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How do I Earn a Theology PhD?

By C. K. Lanz
Updated Mar 02, 2024
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A theology PhD is the terminal and therefore highest degree in the academic field of theology or the study of the practice of religious faith and spirituality. The doctorate is earned after a bachelor and master’s degrees and is primarily a research degree that ends with the presentation of a thesis to a faculty adviser or committee. Candidates for a theology PhD should have a strong undergraduate background in philosophy, theology or religion as well as a master’s in any of the aforementioned areas or the Master of Divinity (MDiv). Theology PhD students train to become seminary or university professors or for service as missionaries or in ministry.

Theology PhD candidates have commonly completed degrees in religious studies, philosophy or a similar field or an MDiv with a high grade point average. The MDiv is a professional degree for those seeking to serve as pastors, ministers or priests that is typically more rigorous than most master’s programs in the United States. Many theology PhD programs may oblige applicants to meet certain requirements on the Graduate Record Examination, an exam that tests verbal and quantitative reasoning as well as analytical writing and critical thinking skills. Students who are not non native speakers of English and wish to study in the United States may also be required to take the an English test as a foreign language and pass with a minimum score.

Most doctoral programs in theology offer concentrations in major areas such as biblical studies, comparative theology, Old or New Testament, culture and worship, systematic theology and the history of Christianity. A typical theology PhD program will require at least two years of additional full-time coursework in various traditions such as Catholicism, Protestantism, Islamic, Judaism, Hinduism and Buddhism during which time the students can also work as a teaching or research assistant. Most theology PhD departments encourage students to experience and examine the spiritual questions raised by religious pluralism. Once coursework has been completed, the students often must pass a written or oral exam before beginning their research and thesis under the direction of a faculty member.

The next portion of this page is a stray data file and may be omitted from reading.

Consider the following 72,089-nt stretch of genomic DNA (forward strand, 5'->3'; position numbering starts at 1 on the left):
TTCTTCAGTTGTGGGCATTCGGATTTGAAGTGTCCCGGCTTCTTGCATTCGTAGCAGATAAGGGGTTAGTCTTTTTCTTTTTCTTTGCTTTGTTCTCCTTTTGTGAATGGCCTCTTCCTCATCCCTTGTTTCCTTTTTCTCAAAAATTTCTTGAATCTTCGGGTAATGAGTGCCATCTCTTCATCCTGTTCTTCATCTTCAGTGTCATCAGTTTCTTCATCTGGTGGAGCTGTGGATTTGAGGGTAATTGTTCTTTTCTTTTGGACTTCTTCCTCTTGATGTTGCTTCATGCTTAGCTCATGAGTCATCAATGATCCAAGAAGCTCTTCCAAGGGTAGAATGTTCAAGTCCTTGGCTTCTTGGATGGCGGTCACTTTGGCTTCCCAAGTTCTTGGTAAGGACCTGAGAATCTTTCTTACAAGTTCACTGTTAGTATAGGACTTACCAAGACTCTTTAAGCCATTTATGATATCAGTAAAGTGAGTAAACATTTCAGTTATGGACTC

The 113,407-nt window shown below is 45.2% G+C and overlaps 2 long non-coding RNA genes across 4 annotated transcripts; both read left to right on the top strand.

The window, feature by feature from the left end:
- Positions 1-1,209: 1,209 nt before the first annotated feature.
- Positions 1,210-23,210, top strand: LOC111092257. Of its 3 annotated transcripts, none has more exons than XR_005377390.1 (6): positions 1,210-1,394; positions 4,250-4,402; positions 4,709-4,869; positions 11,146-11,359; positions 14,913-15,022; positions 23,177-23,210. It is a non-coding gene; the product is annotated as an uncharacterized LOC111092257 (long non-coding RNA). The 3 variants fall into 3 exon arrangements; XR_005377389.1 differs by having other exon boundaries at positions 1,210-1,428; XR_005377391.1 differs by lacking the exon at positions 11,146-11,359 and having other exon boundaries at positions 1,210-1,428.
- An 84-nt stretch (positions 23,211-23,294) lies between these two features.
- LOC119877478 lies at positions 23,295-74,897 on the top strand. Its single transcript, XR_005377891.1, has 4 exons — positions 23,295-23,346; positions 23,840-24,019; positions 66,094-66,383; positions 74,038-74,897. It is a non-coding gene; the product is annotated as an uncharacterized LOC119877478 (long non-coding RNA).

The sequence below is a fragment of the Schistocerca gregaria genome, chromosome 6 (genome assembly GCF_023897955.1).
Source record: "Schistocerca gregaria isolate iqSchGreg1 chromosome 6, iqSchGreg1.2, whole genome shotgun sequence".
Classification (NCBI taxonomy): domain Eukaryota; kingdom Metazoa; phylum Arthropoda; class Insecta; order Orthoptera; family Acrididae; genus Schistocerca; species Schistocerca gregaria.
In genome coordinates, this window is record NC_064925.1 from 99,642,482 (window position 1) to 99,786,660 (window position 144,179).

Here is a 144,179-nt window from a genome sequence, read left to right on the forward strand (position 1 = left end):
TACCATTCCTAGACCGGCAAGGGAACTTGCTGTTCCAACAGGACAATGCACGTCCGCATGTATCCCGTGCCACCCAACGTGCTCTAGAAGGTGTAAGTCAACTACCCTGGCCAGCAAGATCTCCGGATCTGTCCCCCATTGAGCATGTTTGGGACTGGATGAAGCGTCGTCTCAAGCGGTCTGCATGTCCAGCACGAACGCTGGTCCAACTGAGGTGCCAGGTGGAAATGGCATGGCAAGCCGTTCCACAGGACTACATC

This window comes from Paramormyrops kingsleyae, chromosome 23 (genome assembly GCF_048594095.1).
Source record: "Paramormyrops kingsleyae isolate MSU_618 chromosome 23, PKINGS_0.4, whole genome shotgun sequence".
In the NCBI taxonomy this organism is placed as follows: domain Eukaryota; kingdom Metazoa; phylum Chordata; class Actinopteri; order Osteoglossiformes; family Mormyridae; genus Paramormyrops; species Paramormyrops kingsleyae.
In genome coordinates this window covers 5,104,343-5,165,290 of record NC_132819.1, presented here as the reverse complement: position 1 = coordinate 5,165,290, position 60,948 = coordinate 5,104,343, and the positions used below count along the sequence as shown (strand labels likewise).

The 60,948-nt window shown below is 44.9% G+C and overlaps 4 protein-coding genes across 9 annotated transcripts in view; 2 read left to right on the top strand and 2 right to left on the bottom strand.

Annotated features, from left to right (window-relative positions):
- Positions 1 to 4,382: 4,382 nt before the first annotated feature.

In addition to major areas of concentration, theology PhD students can also select a minor area that should serve as a compliment to the major. Most doctoral students will also have to gain proficiency in two additional languages such Latin, French. Italian or German. Students who are researching early Christian history may need to demonstrate proficiency in ancient languages including Greek and Hebrew. A theology PhD program should prepare students to engage in rigorous scholarship, reflect critically on religious and spiritual questions and help develop their teaching and ministry skills.

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Discussion Comments
By anon163314 — On Mar 27, 2011

A slight correction with regard to languages. Greek and Hebrew are not really optional, and usually at least either French or German are required, though there is a stronger push for German and the upper level programs will require both.

Latin is really only necessary for patristic or medieval church history and/or Roman Catholicism. Italian is only needed for highly specialized study within a certain area for which Italian would be appropriate, but is no more a requirement (realistically) than any other language in the sense that only certain areas of study would require area-specific languages.

Recently there has been a bit of a stress on learning spanish, portuguese, or one of the "Eastern" languages in Christian theology (because of the shift in location of much Church growth) and Arabic has started to become a standard for more comparative theology or anything interacting with Islam on any level.

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